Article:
The Jamaica Bay Wildlife Refuge is home to hundreds of birds in New York. On a walk there recently, I saw a seagull with an enormous clam in its beak. A few feet in front of me, the gull hovered above the trail. Then, the bird dropped the clam.
The gull flew to the ground, inspected the clam, picked it up, and flapping its impressive wings, climbed higher in the air. The bird opened its beak, releasing the clam.
The gull dropped the clam once more and failed again. Then, the bird changed its strategy. By gliding even higher in the air, the gull spotted a rock just ahead on the trail. It released the clam. Splat! The clam burst open and the gull enjoyed a tasty clam on the half shell lunch.
What does the seagull teach us about social media skills? A lot.
At first, the gull's instinct was to climb higher in the air, increasing the gravitational force when it dropped the clam. This is similar to our instincts when we amplify the volume of a marketing message because we're not getting the attention we want. The 'louder works better' assumption is not a realistic marketing communications strategy for the twenty-first century.
Each time the seagull flew higher in the air, more options came into view. The rock, the gull recognized, was the right platform tool for the job. Today's state of social media marketing zeitgeist makes every platform tool sound like the perfect solution for being seen and heard. But what we really need is to practice taking a bird's eye view on a regular basis, and always start with your audience in mind.
The 2017 Social Media Map from Overdrive Interactive provides a helpful bird's eye view. Notice the categories by function and topic. You can download this map for your own reference.
Social media platforms evolve quickly and are guided by the invisible hand of number crunchers, many of whom hold PhDs in the psychology of social media. Behavioral data, relating to search, discovery, and conversion to sales, is the holy grail. My point is not to comment that this is a good or bad development, it just is where we are in the evolution of our digital era.
My goal is to help you choose the appropriate platform tools to reach your audience and to scale your activities in order to achieve measurable results.
1. Record your habits. For one week, keep a social media journal. Which applications do you access most often and how do feel while you are using them. For example, do you feel relaxed on Facebook or agitated? For each application, what is your level of trust in terms of content veracity and security of your data? (rating scale of 1 to 5) For instance, do you consider LinkedIn more trustworthy than Google+? At the end of the week, review your journal and consider the value these social platforms contribute to your professional goals.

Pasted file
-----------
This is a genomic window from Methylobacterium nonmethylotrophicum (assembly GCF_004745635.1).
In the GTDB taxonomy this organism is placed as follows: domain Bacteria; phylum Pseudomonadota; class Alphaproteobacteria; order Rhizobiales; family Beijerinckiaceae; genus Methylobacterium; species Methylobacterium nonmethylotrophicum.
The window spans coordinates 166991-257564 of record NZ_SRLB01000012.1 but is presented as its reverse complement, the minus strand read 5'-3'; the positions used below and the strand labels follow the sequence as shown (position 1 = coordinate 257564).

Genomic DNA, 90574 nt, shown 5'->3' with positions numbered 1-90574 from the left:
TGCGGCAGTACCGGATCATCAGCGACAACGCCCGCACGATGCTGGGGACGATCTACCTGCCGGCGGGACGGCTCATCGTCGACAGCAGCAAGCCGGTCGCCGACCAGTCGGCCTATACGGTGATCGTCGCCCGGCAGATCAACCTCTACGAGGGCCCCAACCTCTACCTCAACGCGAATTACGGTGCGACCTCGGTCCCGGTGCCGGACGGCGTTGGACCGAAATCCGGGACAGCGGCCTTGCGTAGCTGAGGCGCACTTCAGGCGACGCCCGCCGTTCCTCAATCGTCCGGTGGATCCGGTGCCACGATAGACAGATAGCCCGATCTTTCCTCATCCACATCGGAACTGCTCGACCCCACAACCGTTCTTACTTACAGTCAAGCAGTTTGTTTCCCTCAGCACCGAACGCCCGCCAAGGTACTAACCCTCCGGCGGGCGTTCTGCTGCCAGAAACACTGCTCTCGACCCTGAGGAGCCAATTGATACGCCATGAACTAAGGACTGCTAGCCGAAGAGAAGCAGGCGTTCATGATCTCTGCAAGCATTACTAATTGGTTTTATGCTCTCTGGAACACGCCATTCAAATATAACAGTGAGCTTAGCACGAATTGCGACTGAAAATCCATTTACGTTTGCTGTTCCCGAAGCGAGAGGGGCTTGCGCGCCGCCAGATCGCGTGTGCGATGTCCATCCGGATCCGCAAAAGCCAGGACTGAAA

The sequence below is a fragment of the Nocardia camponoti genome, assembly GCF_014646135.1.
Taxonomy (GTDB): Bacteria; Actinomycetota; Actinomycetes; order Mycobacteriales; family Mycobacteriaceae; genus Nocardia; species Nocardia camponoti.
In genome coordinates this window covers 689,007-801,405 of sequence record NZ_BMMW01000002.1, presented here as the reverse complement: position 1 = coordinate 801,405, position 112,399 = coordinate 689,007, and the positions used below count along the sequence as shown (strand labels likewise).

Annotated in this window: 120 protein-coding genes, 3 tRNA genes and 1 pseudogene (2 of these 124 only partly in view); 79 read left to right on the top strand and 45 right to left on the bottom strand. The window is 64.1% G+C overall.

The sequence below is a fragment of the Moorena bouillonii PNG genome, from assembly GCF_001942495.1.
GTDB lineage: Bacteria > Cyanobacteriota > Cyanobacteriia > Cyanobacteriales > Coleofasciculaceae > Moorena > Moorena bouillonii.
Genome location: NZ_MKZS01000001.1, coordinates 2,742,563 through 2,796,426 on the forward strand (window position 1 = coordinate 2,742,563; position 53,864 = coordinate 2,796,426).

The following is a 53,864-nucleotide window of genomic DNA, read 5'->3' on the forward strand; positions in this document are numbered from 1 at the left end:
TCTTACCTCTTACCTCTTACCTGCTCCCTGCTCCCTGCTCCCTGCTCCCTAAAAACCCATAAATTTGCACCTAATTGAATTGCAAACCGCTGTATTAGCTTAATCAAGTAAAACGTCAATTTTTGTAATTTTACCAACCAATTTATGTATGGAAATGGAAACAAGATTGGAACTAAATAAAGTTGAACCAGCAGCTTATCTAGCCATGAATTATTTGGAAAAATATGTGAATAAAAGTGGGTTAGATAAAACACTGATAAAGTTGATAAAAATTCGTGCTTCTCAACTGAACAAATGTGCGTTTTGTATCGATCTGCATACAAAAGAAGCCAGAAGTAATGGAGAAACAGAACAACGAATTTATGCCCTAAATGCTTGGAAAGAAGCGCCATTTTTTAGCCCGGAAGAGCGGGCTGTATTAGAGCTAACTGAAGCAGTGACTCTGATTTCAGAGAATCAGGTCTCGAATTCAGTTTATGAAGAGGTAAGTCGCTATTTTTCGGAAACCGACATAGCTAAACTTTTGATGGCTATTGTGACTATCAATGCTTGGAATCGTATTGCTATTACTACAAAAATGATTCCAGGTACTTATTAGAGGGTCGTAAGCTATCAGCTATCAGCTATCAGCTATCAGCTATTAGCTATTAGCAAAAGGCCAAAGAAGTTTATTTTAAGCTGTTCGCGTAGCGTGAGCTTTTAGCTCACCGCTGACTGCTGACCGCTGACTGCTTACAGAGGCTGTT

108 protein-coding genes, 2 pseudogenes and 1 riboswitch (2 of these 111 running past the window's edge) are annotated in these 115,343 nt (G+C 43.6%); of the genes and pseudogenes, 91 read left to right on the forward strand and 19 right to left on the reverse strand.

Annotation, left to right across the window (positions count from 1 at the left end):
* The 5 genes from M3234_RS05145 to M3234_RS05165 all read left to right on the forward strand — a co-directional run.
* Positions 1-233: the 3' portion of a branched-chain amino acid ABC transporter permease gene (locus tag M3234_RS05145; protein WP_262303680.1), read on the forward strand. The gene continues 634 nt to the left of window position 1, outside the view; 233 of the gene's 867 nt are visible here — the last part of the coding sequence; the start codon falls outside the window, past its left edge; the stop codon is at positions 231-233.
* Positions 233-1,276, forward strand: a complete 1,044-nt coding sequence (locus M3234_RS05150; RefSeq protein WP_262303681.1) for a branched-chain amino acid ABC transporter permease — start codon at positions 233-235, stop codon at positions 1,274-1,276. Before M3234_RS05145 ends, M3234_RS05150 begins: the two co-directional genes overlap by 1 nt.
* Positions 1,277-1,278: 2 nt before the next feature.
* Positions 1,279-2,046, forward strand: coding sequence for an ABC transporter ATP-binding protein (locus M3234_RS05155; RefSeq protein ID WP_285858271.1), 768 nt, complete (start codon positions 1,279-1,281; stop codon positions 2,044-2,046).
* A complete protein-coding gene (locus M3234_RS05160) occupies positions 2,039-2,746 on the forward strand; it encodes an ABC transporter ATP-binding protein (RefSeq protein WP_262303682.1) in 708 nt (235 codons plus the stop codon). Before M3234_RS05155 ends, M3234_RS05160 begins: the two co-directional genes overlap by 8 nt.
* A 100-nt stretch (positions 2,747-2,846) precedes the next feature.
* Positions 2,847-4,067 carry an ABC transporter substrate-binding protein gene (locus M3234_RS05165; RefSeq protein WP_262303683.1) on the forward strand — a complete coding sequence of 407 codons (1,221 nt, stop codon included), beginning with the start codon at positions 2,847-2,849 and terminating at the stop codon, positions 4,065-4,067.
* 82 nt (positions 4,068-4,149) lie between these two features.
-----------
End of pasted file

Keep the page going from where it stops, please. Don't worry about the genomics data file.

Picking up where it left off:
2. Listen to the voice of your target audience. Identify published authors in your field. In addition to reading reviews of their books, read the comments from book buyers on Amazon. Read the comment sections of their blogs or comment sections from the top blogs in your specific field. What's the tenor of the conversation? What are the hot button words and phrases? Before you can understand how search and discovery algorithms operate on a social media platform, you need to understand the language of your audience and their emotional connection to topics and brands.
3. Collect examples of the best social media practices from experts in social media. There is a difference between the subject experts in your field and the expertise of social marketers. Invest fifteen minutes per week reading articles in The Social Media Examiner. These practitioners answer to clients who expect results. Your goal is not to become an expert in social media. Rather, your goal is to understand how the experts think about social media platforms and the results these platforms deliver for their clientele. Then, adapt their best practices to your goals.
4. Learning comes from solid, written goals. Remember the seagull. The bird dropped the clam three times before it found the right platform tool. When it comes to social media skills, we are all learning and it is a continuous learning curve. With written goals, you have a baseline to evaluate your efforts objectively, allowing you to construct good questions for next steps.
5. Get outside and take a nature walk every day! No headphones. Walk. Listen to the sounds around you. Appreciate what it means to be part of something larger than yourself.
When you know how to keep social media in perspective, the world is not your oyster. The world is your clam.